Overview of episcopal churches
The definition of the word episcopal has variation among Christian traditions. There are subtle differences in governmental principles among episcopal churches at the present time. To some extent the separation of episcopal churches can be traced to these differences in ecclesiology, that is, their theological understanding of church and church governance. For some, "episcopal churches" are churches that use a hierarchy of bishops that regard themselves as being in an unbroken, personal apostolic succession.
"Episcopal" is also commonly used to distinguish between the various organizational structures of denominations. For instance, "Presbyterian" (Greek: 'πρεσβύτης, presbútēs) is used to describe a church governed by a hierarchy of assemblies of elected elders, referred to as Presbyterian polity. Similarly, "episcopal" is used to describe a church governed by bishops. Self-governed local congregations, governed neither by elders nor bishops, are usually described as "congregational".
More specifically, the capitalized appellation "Episcopal" is applied to several churches historically based within Anglicanism ("Episcopalianism"), including those still in communion with the Church of England.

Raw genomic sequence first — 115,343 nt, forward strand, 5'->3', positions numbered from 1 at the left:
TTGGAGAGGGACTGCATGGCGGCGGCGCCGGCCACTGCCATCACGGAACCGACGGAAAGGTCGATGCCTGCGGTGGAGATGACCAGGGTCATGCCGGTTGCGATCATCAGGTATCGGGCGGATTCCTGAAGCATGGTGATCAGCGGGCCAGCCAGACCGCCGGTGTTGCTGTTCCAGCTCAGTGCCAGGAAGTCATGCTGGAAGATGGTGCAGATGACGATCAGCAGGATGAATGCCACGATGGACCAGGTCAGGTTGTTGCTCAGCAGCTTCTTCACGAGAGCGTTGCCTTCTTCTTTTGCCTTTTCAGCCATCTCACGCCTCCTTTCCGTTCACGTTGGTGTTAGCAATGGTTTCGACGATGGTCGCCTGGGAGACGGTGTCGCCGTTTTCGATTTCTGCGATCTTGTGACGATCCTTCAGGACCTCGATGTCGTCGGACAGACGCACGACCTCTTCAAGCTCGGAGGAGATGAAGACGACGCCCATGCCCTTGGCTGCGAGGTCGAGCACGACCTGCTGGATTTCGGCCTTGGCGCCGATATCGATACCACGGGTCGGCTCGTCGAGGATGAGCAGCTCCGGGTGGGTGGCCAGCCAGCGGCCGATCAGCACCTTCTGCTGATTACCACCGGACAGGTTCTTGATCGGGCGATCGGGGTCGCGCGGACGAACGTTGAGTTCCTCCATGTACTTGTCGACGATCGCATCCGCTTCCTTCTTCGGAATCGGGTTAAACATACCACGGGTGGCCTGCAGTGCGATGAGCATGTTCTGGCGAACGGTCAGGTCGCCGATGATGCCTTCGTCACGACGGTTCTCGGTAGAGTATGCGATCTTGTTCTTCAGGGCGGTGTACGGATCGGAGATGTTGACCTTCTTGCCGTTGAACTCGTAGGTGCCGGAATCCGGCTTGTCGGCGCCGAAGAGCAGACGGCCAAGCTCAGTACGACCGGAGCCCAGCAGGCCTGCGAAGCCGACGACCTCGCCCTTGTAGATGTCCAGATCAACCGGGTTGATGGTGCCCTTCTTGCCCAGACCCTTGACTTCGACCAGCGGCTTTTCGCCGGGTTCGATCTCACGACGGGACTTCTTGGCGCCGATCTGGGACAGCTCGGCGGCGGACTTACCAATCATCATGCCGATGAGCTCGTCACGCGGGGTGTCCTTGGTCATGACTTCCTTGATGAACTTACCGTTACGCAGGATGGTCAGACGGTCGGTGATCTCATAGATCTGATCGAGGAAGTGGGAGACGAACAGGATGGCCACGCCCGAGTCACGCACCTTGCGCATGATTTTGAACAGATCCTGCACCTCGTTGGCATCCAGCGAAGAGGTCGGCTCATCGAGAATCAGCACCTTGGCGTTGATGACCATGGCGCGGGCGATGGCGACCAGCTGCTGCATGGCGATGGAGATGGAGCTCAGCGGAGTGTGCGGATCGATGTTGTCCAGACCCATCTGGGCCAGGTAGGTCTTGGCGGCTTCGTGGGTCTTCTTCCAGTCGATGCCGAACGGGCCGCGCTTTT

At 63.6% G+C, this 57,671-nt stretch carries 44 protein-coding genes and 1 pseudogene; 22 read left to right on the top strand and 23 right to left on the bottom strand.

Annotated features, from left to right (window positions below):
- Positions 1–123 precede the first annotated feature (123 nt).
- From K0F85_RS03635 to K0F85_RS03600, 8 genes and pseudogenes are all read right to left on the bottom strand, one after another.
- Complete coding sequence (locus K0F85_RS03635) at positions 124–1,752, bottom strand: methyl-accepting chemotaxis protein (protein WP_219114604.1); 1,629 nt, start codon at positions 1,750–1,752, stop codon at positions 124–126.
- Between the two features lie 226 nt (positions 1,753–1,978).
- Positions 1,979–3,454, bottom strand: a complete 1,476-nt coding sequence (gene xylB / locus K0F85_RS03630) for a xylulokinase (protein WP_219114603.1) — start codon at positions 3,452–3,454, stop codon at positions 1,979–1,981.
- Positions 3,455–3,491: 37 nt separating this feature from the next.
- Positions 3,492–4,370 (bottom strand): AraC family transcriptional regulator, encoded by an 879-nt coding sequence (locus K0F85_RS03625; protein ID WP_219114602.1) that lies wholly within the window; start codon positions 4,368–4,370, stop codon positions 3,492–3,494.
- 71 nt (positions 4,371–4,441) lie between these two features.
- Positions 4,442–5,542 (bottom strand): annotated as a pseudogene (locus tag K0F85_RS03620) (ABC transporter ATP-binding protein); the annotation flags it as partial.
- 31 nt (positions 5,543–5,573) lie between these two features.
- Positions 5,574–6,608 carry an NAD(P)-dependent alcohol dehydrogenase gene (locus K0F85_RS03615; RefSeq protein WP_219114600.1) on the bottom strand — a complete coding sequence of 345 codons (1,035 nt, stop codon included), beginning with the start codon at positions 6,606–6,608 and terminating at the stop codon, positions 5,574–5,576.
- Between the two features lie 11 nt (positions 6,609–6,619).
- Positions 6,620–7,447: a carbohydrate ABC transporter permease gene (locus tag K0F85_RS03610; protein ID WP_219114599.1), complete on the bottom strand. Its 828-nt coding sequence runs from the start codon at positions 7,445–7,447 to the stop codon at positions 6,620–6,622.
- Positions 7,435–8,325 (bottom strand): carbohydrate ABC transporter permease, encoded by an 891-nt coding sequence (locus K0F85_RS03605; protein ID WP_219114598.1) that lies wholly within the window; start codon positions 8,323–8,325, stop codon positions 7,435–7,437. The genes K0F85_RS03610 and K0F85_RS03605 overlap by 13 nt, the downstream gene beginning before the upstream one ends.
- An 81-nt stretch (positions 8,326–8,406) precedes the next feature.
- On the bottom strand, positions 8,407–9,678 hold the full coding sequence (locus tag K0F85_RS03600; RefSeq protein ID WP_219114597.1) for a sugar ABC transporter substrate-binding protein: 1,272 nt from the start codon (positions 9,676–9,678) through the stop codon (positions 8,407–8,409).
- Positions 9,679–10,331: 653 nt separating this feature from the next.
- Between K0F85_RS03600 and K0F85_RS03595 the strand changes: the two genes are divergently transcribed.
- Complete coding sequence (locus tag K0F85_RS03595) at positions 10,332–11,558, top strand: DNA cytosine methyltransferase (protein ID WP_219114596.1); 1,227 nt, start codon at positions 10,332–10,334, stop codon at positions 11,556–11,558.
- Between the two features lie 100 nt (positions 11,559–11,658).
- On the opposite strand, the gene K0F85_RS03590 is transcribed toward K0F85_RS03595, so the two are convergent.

Using these definitions, examples of specific episcopal churches include:
Some Lutheran churches practice congregational polity or a form of presbyterian polity. Others, including the Church of Sweden, practice episcopal polity; the Church of Sweden also counts its bishops among the historic episcopate as do some American Lutheran churches like the Anglo-Lutheran Catholic Church,
Lutheran Orthodox Church, Lutheran Church - International, and the
Lutheran Episcopal Communion.
Many Methodist churches (see The United Methodist Church, among others) retain the form and function of episcopal polity, although in a modified form, called connexionalism. Since all trace their ordinations to an Anglican priest, John Wesley, it is generally considered that their bishops do not share in apostolic succession, though United Methodists still affirm that their bishops share in the historic episcopate.